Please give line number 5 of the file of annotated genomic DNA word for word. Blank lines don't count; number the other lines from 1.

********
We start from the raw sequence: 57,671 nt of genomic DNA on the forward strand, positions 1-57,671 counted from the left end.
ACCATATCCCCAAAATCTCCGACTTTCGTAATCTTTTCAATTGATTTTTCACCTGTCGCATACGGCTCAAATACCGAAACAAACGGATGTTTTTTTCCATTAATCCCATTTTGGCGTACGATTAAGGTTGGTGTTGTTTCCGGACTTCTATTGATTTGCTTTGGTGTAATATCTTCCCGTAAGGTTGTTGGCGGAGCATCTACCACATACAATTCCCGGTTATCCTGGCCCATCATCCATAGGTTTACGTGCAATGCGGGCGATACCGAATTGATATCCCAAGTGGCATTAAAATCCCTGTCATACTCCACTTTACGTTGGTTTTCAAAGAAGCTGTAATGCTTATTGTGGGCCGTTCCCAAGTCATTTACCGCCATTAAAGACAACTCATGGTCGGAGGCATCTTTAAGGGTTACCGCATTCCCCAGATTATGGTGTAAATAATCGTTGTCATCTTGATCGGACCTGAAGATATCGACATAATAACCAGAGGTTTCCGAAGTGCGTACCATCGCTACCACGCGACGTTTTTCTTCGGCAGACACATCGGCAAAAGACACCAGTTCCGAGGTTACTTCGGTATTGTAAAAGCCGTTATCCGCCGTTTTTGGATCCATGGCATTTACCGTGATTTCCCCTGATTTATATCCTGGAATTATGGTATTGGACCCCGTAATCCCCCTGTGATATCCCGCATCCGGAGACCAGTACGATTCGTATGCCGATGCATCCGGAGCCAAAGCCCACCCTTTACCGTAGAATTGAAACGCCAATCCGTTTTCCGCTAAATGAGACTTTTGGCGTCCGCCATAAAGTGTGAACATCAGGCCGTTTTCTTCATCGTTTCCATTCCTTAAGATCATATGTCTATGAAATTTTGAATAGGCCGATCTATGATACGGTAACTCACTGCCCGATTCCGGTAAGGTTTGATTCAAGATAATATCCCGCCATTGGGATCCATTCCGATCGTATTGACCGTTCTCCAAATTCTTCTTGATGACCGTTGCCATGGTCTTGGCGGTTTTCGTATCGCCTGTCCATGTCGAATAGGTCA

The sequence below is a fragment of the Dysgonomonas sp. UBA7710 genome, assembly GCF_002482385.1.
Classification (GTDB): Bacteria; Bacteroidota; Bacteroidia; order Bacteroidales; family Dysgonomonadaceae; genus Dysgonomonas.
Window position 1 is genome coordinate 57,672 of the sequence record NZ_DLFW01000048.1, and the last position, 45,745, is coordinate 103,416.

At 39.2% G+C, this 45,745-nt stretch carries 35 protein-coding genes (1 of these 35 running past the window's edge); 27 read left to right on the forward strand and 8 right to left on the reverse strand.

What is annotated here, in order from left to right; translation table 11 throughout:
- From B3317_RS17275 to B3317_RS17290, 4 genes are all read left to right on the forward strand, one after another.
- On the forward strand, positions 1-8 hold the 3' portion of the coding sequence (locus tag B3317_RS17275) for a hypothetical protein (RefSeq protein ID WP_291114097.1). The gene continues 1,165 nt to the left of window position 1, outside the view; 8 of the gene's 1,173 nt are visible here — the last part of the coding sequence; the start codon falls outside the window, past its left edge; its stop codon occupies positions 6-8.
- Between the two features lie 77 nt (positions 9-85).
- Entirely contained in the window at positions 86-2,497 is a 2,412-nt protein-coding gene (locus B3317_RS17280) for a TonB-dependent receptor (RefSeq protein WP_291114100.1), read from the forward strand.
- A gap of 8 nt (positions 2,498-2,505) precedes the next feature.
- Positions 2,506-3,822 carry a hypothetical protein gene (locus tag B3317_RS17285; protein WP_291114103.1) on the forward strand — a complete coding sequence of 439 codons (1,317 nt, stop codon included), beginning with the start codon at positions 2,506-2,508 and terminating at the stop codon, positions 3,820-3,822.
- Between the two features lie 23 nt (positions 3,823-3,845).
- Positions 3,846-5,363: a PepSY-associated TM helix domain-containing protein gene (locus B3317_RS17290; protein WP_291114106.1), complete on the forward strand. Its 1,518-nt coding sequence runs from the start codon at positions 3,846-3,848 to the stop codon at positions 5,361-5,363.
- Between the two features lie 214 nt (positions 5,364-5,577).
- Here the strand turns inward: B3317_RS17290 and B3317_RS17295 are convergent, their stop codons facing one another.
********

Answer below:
Window position 1 is genome coordinate 57,672 of the sequence record NZ_DLFW01000048.1, and the last position, 45,745, is coordinate 103,416.